Favorable conditions for flowering


In recent years, several Oakleaf hydrangeas (Hydrangea quercifolia, below) flowered sporadically with an increasing canopy of shade beneath tall maples and tulip poplars along the forest’s edge. In late summer last year, a limb of one maple that arched far over this side yard garden fell on a breezy afternoon, fortunately inflicting only minor damage on a Japanese maple and barely missing a pergola. This large limb, and another that certainly would be the next to fall, were removed, and though the change is imperceptible to my eye, the hydrangeas will flower again in another week or two.

In nearly full sun beside the koi pond, Oakleaf hydrangeas have begun to flower, and in sun and shade leaves are extraordinarily large this spring with recent weeks alternating between summer heat and deluges. Some heat injury has been seen on the yellow leafed ‘Little Honey’ (below), but green leafed types have a sturdier constitution.

I notice that mophead hydrangeas (Hydrangea macrophylla, below) are budded, having recovered quickly following freezing temperatures in mid March that injured newly emerging leaves. Many stem tips were pruned once the extent of damage became evident, but the injury is not as severe as a year ago when an April freeze killed stems to the ground. Reblooming (remontant) hydrangeas will flower on a slightly delayed timetable, while older varieties will not flower for another year.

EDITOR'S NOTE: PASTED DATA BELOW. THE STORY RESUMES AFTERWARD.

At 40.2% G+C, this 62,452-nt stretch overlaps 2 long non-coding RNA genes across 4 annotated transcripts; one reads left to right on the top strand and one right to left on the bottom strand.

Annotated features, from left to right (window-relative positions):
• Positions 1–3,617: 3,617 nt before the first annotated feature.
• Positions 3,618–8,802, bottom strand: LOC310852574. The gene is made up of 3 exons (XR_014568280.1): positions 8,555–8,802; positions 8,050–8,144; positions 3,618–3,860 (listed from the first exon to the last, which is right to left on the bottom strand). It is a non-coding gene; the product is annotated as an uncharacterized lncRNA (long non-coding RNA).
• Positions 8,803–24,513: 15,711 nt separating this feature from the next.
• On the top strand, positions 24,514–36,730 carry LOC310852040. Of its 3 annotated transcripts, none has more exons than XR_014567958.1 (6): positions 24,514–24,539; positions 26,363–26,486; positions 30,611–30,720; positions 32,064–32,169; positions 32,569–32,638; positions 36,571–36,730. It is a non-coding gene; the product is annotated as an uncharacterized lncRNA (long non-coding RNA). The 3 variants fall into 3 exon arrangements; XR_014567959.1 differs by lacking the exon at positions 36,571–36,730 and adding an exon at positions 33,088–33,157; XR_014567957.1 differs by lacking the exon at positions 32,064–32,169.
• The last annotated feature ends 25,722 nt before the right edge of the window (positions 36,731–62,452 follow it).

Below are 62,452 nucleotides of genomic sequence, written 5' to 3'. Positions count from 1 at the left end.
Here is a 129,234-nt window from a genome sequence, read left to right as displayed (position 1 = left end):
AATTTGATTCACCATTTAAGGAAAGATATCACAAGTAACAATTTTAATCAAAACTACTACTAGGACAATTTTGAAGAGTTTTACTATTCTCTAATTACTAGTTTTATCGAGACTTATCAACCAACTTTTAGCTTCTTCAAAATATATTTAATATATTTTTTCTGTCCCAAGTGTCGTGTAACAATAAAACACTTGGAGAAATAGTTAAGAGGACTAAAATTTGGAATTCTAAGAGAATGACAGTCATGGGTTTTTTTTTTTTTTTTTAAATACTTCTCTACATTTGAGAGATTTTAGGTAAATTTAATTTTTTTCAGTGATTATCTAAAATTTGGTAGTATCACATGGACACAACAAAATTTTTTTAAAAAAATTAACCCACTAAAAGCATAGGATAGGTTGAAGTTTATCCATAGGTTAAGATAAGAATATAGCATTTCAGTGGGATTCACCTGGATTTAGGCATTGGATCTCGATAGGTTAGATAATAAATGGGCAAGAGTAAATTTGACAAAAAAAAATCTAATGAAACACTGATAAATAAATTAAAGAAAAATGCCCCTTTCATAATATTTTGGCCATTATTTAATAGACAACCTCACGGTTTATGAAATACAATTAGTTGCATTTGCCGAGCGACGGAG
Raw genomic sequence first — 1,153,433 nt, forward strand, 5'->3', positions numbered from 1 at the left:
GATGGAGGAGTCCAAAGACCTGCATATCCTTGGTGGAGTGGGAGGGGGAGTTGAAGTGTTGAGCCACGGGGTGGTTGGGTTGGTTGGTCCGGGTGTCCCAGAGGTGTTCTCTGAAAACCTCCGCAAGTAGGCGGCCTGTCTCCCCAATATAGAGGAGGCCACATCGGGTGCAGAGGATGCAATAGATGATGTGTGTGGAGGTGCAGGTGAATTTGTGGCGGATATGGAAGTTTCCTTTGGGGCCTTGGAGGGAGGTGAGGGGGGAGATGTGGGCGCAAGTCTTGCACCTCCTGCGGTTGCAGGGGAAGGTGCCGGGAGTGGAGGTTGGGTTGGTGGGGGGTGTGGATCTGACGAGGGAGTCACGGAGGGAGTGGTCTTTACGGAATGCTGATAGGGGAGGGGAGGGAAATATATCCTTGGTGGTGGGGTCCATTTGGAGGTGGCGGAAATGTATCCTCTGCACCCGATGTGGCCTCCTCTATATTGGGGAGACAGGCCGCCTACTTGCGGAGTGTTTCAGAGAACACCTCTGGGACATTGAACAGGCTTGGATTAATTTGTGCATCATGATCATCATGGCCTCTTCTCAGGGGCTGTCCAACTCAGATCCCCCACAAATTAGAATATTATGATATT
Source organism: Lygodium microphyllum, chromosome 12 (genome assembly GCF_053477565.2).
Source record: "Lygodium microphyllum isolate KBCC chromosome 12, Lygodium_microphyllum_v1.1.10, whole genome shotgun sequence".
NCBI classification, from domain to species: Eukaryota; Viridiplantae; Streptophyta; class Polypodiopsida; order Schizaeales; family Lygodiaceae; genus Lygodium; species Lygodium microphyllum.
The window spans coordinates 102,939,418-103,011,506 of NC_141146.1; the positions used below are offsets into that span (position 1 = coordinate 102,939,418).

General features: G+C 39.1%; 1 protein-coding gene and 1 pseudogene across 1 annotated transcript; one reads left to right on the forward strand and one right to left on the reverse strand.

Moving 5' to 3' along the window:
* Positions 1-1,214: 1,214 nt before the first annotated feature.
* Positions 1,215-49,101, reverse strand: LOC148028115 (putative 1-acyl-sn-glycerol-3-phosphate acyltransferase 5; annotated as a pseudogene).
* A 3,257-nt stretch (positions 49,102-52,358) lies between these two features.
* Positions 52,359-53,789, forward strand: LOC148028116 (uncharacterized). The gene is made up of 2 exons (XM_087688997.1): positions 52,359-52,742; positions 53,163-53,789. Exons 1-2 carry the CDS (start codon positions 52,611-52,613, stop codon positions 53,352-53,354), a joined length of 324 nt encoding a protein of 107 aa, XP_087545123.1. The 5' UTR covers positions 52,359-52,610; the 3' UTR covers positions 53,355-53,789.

Curiously, lacecap hydrangeas escaped injury both years. This spring, lacecaps were slower to leaf in unusually warm late winter temperatures. A year ago, it seems that woodier stems and more leathery leaves were less vulnerable to damage.

While unremarkable after flowering, there are few shrubs that compare in beauty to deutzias, that are not rare, but are planted far too seldom to my thinking. White flowered ‘Nikko’ and ‘Chardonnay Pearls’ (above) are exceptional in bloom, but I favor the pink flowers edged with white of ‘Magicien’ (Deutzia × hybrida ‘Magicien’). A year ago, ‘Magicien’ suffered in the April freeze, but to my delight it rebounded vigorously.


Leave a Reply

Fill in your details below or click an icon to log in:

WordPress.com Logo

You are commenting using your WordPress.com account. Log Out /  Change )

Twitter picture

You are commenting using your Twitter account. Log Out /  Change )

Facebook photo

You are commenting using your Facebook account. Log Out /  Change )

Connecting to %s